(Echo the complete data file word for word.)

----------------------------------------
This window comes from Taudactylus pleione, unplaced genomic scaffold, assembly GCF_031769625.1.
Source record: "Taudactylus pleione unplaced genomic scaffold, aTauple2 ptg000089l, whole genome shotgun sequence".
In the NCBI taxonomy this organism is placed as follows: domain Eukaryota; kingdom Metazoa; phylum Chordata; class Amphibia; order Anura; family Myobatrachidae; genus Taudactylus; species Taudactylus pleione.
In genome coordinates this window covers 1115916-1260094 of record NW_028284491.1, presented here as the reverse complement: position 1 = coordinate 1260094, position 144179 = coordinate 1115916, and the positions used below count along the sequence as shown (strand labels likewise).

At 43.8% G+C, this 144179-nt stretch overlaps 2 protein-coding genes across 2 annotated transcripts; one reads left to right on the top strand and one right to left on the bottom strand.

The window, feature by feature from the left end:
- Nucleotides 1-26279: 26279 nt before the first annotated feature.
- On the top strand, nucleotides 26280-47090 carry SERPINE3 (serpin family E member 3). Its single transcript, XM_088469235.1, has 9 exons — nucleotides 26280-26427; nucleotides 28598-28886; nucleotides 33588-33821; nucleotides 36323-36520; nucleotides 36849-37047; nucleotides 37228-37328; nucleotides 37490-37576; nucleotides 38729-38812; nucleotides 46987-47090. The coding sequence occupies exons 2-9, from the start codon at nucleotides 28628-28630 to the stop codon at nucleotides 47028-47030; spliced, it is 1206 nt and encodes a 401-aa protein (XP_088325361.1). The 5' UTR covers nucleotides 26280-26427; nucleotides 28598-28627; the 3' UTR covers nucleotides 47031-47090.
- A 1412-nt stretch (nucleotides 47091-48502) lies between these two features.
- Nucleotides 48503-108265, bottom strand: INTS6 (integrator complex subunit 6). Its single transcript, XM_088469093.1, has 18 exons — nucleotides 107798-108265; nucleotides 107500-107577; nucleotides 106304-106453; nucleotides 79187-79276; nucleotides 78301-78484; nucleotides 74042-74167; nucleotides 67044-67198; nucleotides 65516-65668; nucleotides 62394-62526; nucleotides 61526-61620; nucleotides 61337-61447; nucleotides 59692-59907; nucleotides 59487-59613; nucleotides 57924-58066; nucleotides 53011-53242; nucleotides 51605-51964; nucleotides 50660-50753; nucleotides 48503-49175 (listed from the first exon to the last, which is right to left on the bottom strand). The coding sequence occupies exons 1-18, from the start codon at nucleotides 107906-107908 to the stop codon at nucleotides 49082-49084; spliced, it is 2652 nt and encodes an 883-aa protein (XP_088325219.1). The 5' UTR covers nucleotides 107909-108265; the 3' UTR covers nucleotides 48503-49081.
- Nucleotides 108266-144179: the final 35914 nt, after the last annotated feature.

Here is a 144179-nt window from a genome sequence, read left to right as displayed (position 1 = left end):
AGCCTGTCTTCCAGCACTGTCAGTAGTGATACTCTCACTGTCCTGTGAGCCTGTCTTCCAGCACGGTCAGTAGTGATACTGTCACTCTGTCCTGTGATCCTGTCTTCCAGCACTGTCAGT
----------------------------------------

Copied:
This window comes from Taudactylus pleione, unplaced genomic scaffold, assembly GCF_031769625.1.
Source record: "Taudactylus pleione unplaced genomic scaffold, aTauple2 ptg000089l, whole genome shotgun sequence".
In the NCBI taxonomy this organism is placed as follows: domain Eukaryota; kingdom Metazoa; phylum Chordata; class Amphibia; order Anura; family Myobatrachidae; genus Taudactylus; species Taudactylus pleione.
In genome coordinates this window covers 1115916-1260094 of record NW_028284491.1, presented here as the reverse complement: position 1 = coordinate 1260094, position 144179 = coordinate 1115916, and the positions used below count along the sequence as shown (strand labels likewise).

At 43.8% G+C, this 144179-nt stretch overlaps 2 protein-coding genes across 2 annotated transcripts; one reads left to right on the top strand and one right to left on the bottom strand.

The window, feature by feature from the left end:
- Nucleotides 1-26279: 26279 nt before the first annotated feature.
- On the top strand, nucleotides 26280-47090 carry SERPINE3 (serpin family E member 3). Its single transcript, XM_088469235.1, has 9 exons — nucleotides 26280-26427; nucleotides 28598-28886; nucleotides 33588-33821; nucleotides 36323-36520; nucleotides 36849-37047; nucleotides 37228-37328; nucleotides 37490-37576; nucleotides 38729-38812; nucleotides 46987-47090. The coding sequence occupies exons 2-9, from the start codon at nucleotides 28628-28630 to the stop codon at nucleotides 47028-47030; spliced, it is 1206 nt and encodes a 401-aa protein (XP_088325361.1). The 5' UTR covers nucleotides 26280-26427; nucleotides 28598-28627; the 3' UTR covers nucleotides 47031-47090.
- A 1412-nt stretch (nucleotides 47091-48502) lies between these two features.
- Nucleotides 48503-108265, bottom strand: INTS6 (integrator complex subunit 6). Its single transcript, XM_088469093.1, has 18 exons — nucleotides 107798-108265; nucleotides 107500-107577; nucleotides 106304-106453; nucleotides 79187-79276; nucleotides 78301-78484; nucleotides 74042-74167; nucleotides 67044-67198; nucleotides 65516-65668; nucleotides 62394-62526; nucleotides 61526-61620; nucleotides 61337-61447; nucleotides 59692-59907; nucleotides 59487-59613; nucleotides 57924-58066; nucleotides 53011-53242; nucleotides 51605-51964; nucleotides 50660-50753; nucleotides 48503-49175 (listed from the first exon to the last, which is right to left on the bottom strand). The coding sequence occupies exons 1-18, from the start codon at nucleotides 107906-107908 to the stop codon at nucleotides 49082-49084; spliced, it is 2652 nt and encodes an 883-aa protein (XP_088325219.1). The 5' UTR covers nucleotides 107909-108265; the 3' UTR covers nucleotides 48503-49081.
- Nucleotides 108266-144179: the final 35914 nt, after the last annotated feature.

Here is a 144179-nt window from a genome sequence, read left to right as displayed (position 1 = left end):
AGCCTGTCTTCCAGCACTGTCAGTAGTGATACTCTCACTGTCCTGTGAGCCTGTCTTCCAGCACGGTCAGTAGTGATACTGTCACTCTGTCCTGTGATCCTGTCTTCCAGCACTGTCAGT